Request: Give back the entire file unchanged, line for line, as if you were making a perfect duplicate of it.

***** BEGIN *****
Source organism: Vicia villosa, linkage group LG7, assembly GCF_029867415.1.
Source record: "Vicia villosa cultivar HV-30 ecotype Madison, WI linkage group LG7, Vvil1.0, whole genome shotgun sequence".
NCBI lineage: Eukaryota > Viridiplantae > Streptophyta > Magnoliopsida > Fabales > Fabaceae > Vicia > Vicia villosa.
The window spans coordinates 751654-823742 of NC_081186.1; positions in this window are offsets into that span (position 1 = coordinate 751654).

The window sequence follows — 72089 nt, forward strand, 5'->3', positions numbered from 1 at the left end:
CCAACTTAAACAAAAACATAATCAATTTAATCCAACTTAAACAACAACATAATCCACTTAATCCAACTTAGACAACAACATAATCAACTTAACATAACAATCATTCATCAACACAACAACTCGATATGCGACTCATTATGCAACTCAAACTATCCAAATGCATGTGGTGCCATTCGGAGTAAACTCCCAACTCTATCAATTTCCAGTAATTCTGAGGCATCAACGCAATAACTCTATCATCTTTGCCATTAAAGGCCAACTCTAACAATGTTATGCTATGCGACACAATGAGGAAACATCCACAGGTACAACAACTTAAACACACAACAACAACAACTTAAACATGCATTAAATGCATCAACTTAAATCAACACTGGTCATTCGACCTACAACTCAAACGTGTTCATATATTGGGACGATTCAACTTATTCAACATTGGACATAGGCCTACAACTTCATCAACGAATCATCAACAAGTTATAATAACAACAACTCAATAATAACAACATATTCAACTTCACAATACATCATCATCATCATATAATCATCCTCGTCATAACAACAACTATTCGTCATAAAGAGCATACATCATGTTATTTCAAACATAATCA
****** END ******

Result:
Source organism: Vicia villosa, linkage group LG7, assembly GCF_029867415.1.
Source record: "Vicia villosa cultivar HV-30 ecotype Madison, WI linkage group LG7, Vvil1.0, whole genome shotgun sequence".
NCBI lineage: Eukaryota > Viridiplantae > Streptophyta > Magnoliopsida > Fabales > Fabaceae > Vicia > Vicia villosa.
The window spans coordinates 751654-823742 of NC_081186.1; positions in this window are offsets into that span (position 1 = coordinate 751654).

The window sequence follows — 72089 nt, forward strand, 5'->3', positions numbered from 1 at the left end:
CCAACTTAAACAAAAACATAATCAATTTAATCCAACTTAAACAACAACATAATCCACTTAATCCAACTTAGACAACAACATAATCAACTTAACATAACAATCATTCATCAACACAACAACTCGATATGCGACTCATTATGCAACTCAAACTATCCAAATGCATGTGGTGCCATTCGGAGTAAACTCCCAACTCTATCAATTTCCAGTAATTCTGAGGCATCAACGCAATAACTCTATCATCTTTGCCATTAAAGGCCAACTCTAACAATGTTATGCTATGCGACACAATGAGGAAACATCCACAGGTACAACAACTTAAACACACAACAACAACAACTTAAACATGCATTAAATGCATCAACTTAAATCAACACTGGTCATTCGACCTACAACTCAAACGTGTTCATATATTGGGACGATTCAACTTATTCAACATTGGACATAGGCCTACAACTTCATCAACGAATCATCAACAAGTTATAATAACAACAACTCAATAATAACAACATATTCAACTTCACAATACATCATCATCATCATATAATCATCCTCGTCATAACAACAACTATTCGTCATAAAGAGCATACATCATGTTATTTCAAACATAATCA